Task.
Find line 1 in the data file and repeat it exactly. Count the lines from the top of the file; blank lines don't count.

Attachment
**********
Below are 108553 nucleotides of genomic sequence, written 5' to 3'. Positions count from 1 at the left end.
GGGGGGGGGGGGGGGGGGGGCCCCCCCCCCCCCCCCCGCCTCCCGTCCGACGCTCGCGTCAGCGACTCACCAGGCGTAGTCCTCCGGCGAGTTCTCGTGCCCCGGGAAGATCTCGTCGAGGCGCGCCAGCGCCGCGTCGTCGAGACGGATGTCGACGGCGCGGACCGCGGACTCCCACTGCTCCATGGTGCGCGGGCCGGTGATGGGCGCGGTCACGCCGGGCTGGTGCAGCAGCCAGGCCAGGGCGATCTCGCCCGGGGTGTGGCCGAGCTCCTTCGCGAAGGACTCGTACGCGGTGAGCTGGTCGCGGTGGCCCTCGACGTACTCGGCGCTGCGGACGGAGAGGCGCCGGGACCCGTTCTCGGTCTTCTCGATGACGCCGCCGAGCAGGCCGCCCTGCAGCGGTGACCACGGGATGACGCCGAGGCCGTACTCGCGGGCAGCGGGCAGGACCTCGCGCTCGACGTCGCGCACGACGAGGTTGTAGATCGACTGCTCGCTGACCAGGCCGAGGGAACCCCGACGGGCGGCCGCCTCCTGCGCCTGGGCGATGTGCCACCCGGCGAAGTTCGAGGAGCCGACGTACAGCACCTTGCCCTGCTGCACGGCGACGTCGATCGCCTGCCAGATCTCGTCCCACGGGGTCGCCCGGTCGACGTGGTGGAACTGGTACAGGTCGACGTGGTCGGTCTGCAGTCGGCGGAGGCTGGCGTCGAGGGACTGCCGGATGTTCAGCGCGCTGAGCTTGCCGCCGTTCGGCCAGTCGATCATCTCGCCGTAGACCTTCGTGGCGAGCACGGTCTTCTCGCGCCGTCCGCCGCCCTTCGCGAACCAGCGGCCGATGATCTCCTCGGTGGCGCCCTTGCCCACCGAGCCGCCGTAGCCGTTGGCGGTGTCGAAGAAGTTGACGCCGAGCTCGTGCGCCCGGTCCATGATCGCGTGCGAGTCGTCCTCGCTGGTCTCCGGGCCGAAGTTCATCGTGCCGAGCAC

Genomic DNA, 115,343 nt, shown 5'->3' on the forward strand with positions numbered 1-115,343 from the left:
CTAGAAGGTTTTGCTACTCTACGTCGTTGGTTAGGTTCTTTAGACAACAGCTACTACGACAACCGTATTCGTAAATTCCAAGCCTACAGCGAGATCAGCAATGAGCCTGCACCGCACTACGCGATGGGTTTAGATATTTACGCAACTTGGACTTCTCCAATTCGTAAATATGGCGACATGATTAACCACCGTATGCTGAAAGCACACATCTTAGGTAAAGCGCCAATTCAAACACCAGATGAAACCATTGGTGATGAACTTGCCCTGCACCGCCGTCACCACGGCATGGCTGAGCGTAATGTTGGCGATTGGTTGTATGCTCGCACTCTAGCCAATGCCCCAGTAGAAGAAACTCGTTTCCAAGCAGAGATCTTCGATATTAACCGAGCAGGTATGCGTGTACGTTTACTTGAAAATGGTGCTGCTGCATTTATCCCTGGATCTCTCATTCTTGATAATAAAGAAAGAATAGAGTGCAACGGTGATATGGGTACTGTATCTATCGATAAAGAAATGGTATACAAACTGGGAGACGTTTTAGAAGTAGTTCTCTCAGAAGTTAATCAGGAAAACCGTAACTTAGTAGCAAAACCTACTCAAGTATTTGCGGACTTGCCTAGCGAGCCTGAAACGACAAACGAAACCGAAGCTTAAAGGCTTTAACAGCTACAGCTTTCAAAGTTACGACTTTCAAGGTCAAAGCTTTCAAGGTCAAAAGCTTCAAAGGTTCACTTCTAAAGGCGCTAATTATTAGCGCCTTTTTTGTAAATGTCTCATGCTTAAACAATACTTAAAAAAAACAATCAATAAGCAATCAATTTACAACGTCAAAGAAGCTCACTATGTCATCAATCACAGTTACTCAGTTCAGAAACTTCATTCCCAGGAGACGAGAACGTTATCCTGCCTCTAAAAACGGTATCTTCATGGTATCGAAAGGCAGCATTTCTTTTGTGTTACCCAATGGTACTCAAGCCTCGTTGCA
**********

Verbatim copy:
Below are 108553 nucleotides of genomic sequence, written 5' to 3'. Positions count from 1 at the left end.